Appellant alleges that the trial court erred by excluding this evidence because character evidence, including past criminal convictions, regarding a third party, here Jones, is admissible when a defendant argues that the third party committed the crime with which the defendant is charged. State v. Hawkins, 260 N.W.2d 150, 158 (Minn. 1977); State v. Bellaphant, 535 N.W.2d 667, 669 (Minn. App. 1995), review denied (Minn. Sept. 28, 1995). In Hawkins, 260 N.W.2d at 152, the defendant was charged with first-degree murder. His defense was that a third party, one of the state's witnesses, committed the murder. Id. at 156. In support of his defense theory, he sought to introduce character evidence that the witness was violent and a heavy drinker. Id. at 158. The trial court refused to admit the evidence. Id. The defendant was convicted of first-degree murder. Id. at 152. On appeal, the court ruled that the trial court should have admitted the evidence because the witness's character was put into issue due to the defendant's allegation that the witness committed the murder. Id. at 158. Furthermore, the court observed that the proper evidentiary foundation was laid because the witness's testimony connected him to the crime scene and the witness's testimony was crucial to the defendant's conviction. Id. at 160.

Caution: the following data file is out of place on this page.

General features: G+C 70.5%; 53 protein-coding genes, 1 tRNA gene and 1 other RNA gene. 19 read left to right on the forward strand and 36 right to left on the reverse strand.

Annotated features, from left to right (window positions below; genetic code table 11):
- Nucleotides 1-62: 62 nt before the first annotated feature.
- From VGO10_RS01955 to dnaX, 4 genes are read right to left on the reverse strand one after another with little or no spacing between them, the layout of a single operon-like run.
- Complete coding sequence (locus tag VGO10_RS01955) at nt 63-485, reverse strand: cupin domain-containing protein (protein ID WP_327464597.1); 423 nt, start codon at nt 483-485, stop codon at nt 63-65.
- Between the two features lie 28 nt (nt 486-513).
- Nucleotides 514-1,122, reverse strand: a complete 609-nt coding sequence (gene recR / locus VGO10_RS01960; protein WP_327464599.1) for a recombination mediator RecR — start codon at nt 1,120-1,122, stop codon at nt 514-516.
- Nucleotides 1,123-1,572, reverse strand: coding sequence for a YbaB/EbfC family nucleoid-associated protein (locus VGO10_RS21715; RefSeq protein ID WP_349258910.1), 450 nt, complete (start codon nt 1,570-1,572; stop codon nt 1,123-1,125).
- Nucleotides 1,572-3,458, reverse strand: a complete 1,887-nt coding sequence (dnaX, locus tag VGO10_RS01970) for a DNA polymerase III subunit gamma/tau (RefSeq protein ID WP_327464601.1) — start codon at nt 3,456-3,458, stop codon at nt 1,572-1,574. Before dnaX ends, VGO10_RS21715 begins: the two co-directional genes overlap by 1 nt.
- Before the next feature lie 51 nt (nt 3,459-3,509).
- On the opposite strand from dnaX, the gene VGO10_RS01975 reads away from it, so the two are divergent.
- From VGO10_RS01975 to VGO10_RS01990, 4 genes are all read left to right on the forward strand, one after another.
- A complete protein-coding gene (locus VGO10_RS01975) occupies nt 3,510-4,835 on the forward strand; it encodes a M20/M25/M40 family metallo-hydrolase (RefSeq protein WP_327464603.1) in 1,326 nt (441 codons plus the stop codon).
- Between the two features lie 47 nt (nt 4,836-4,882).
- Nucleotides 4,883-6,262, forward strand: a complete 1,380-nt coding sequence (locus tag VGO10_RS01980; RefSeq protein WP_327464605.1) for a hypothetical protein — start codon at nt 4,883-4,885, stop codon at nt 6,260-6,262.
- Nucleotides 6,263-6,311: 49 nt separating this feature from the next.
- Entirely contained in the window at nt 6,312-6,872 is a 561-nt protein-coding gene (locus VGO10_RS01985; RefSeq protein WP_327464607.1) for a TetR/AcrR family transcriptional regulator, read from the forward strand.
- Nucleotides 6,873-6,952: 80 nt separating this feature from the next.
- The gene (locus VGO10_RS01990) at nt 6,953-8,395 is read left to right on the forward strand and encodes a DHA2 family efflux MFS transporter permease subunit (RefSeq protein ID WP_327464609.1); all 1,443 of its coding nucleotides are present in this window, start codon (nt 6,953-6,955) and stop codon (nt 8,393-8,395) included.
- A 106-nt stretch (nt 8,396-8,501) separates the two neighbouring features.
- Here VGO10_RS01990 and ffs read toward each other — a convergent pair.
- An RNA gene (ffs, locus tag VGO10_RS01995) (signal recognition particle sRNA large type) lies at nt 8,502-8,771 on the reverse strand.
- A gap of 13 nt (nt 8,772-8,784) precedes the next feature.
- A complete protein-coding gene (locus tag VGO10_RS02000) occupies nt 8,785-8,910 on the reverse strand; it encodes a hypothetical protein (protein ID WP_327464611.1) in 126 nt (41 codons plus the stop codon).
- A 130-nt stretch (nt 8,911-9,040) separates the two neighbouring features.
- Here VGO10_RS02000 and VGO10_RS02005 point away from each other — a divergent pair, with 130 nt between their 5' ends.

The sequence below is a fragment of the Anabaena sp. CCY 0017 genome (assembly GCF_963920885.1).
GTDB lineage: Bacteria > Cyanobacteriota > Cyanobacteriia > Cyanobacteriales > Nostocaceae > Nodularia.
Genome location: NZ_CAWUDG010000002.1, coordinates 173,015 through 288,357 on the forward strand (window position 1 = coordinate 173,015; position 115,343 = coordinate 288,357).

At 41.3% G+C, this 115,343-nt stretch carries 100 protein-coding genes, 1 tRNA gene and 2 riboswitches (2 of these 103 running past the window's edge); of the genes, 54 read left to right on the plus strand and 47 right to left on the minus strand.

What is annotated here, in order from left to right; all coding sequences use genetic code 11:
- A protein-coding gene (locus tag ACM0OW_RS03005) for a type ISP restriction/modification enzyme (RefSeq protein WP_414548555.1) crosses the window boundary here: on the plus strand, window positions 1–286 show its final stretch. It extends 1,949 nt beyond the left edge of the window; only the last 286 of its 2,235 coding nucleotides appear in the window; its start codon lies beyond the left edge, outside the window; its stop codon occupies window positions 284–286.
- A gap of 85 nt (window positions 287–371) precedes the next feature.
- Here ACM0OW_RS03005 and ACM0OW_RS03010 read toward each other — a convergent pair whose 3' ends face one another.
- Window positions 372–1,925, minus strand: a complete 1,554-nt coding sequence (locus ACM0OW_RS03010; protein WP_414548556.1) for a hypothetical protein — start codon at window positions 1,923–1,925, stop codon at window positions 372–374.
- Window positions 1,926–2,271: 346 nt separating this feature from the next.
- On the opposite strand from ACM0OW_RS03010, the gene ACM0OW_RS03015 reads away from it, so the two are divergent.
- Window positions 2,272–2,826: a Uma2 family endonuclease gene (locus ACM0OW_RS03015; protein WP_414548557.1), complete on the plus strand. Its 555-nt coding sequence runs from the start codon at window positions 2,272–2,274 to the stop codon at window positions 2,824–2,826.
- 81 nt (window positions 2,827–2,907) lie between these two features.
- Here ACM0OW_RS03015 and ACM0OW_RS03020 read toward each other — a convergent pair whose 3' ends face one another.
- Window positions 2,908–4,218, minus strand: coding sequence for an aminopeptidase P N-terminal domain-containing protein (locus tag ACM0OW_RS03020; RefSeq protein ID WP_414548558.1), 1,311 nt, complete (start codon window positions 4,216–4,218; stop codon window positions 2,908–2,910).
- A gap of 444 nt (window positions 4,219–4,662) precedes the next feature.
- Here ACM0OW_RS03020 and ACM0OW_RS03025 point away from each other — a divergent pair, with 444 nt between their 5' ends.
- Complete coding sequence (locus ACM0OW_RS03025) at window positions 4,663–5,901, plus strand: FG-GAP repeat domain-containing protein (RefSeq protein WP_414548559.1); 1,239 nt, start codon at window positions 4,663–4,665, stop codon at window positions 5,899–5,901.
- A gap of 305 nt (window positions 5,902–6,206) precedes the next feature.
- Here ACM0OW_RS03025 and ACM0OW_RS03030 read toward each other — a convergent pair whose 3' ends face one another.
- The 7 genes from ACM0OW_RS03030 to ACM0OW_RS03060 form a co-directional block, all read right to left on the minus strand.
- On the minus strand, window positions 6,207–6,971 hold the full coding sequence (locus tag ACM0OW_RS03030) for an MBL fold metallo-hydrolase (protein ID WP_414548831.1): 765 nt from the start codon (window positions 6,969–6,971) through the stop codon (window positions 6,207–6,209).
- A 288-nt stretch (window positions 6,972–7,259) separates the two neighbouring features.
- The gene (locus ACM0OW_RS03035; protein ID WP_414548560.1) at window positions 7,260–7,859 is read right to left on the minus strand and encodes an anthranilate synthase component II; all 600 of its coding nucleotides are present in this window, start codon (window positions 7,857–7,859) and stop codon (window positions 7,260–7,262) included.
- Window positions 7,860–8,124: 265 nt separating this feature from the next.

In Bellaphant, 535 N.W.2d at 668, the defendant was charged with the murder of her three-month-old son, who died as a result of shaken baby syndrome. The defense argued the father of her other child killed her son. Id. at 670. The trial court refused to allow the evidence to support her theory of defense. Id. The defendant was found guilty of second-degree murder. Id. at 668. On appeal, this court held that the trial court abused its discretion by not admitting the character evidence. Id. at 671. The court stated that appellant had set forth a sufficient foundation to admit the evidence because she established that the man had been with her son during the time her son was injured and because the man had a negative attitude which scared the victim. Id. at 670-71.